There is no guarantee that your bank will put money back into your account after you use a third party mobile payment app, like Zelle, to send money via an electronic fund transfer, EFT, to a person whom you later find out is a crook.
Basically, it is your job to do due diligence on the people you are doing business with. Don’t get me wrong, now! I’m not saying that banks and third party mobile payment apps can make up the rules while they go.
The banks and third party mobile payment apps must follow the Electronic Fund Transfer Act (EFTA) law
while providing a banking service to you that involves an EFT.
The EFTA law requires banks and third party mobile payment apps to protect bank account holders from shady hackers whose job it is to hack into folks’ bank accounts and steal their money.
EFTA doesn’t, however, require banks or third party mobile payment apps to perform background checks on folks who account holders are doing business with.
In other words, it’s not the banks or the third party mobile payment apps job to do a background check on the guy you’re buying an iPhone from. An example of this is the case of a fella by the name of Luke Krafka.
is a musician who plays the cellist. One day, a person called him about performing at a wedding. Luke Krafka was like, “Cool, yeah, I’ll do it!” He
told the person that he’d have to pay a total of $1,950, with the $1,000 going to Krafka and the $950 going to the sound man. No problem is what the person led Krafka to believe about the cost of the gig. The person sent Krafka
a $1,960 check.
Seeing that the check was $10 more than what he had asked for, Krafka thought the check would clear. Thinking that he would have a total of $1,960, Krafka
went into his bank account and use Zelle to send $950 of his money via an EFT to the client.
Krafka’s action of sending $950 from his bank account via an EFT says that he didn’t stop to think about the fact that unlike checks, there are no holds on EFTs. Whenever a person presses the send button, the money goes.
Needless to say, the crooks ghosted Krafka after getting his $950. Here’s what Krafka
told CBS News that he told his bank, “I said look I think I’ve been scammed.” Knowing the folks at Krafka’s bank, they probably told him that before he pressed that send button he should have looked down at his account and saw that next to that $1,960 check were the words “PENDING,” meaning the money isn’t there.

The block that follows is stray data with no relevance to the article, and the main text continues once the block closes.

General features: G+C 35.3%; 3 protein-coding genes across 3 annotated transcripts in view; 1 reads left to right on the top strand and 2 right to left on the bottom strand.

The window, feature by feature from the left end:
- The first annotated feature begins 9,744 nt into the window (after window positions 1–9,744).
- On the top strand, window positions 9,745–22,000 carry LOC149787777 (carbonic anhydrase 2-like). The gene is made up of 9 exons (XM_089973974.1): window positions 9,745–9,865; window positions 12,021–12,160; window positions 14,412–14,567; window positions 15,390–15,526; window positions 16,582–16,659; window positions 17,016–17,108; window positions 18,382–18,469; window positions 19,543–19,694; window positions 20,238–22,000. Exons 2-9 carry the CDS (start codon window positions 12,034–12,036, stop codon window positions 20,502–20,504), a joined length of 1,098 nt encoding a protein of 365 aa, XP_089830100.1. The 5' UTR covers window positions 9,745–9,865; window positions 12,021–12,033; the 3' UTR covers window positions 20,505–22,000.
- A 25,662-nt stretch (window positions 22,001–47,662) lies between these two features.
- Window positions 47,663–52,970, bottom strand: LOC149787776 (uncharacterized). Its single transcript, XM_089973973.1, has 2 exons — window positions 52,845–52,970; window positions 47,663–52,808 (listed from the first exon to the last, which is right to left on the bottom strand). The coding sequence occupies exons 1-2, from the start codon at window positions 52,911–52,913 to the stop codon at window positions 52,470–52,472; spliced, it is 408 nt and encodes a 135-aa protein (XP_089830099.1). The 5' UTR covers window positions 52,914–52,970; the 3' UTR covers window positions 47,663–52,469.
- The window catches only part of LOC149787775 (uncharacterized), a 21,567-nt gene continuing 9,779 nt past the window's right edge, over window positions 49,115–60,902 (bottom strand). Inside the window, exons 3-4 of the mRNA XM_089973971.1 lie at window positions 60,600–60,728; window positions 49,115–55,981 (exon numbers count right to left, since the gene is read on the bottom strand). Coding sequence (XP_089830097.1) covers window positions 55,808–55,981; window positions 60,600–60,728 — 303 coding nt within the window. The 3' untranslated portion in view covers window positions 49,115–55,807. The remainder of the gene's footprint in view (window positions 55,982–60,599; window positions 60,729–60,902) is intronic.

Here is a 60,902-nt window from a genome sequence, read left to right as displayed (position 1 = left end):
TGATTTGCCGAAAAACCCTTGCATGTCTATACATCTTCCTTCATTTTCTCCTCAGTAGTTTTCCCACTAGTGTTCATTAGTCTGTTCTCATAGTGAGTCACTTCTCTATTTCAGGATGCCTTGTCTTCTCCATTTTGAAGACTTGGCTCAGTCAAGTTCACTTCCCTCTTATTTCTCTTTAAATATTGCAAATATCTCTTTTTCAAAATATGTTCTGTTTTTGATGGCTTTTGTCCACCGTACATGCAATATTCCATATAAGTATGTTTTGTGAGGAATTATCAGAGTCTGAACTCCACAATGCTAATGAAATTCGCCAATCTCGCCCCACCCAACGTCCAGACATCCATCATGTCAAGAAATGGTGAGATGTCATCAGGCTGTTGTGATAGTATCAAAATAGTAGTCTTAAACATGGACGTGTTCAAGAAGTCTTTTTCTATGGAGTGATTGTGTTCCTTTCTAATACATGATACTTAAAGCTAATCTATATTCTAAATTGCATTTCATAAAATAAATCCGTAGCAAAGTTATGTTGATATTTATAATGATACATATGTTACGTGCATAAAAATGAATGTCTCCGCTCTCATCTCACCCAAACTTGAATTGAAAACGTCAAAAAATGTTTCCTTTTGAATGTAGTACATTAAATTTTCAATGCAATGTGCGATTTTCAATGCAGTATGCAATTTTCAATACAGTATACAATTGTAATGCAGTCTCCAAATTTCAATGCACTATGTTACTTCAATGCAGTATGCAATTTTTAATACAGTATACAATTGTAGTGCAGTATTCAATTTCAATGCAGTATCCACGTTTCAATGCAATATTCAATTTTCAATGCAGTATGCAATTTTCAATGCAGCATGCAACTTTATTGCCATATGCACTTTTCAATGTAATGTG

Yeah, y’all get the picture. Neither the banks or third party mobile payment apps are responsible for an account holder losing money to a crook who gets the account holder to go into his or her account to send him or her, the crook, his or her, the account holder, hard earned money.
Most importantly, folks, if somebody is telling you to pay another person from the check he or she gives you then that’s a sign that person doesn’t have any money to pay either of you. Good, decent folks pay you and the other person who is working with you. They don’t have you to pay yourself and the person you’re working with out of the check that they send to you.
Common sense is what banks, third party mobile payment apps, and the law tell folks to use whenever they are doing business with other human beings.
So if you’re a guy who’s trying to buy a boat, then you better make sure you’re not using your PayPal account to buy a boat from the guy who’s using your boat money to upgrade to a yacht.
And if you’re a gal who’s looking for a swanky pad out in the city, then you better make sure you’re not transferring money from your Venmo account to your maybe landlord who’s looking to add your money to the pile he or she is using to buy a beach pad out in Cali!
Whenever the banks and the law look at all the paperwork you and the crook signed, along with the fact that you went into your account and sent the crook money, via Zelle or some other third party mobile payment app, then all the banks and the law can do for you is say “well”…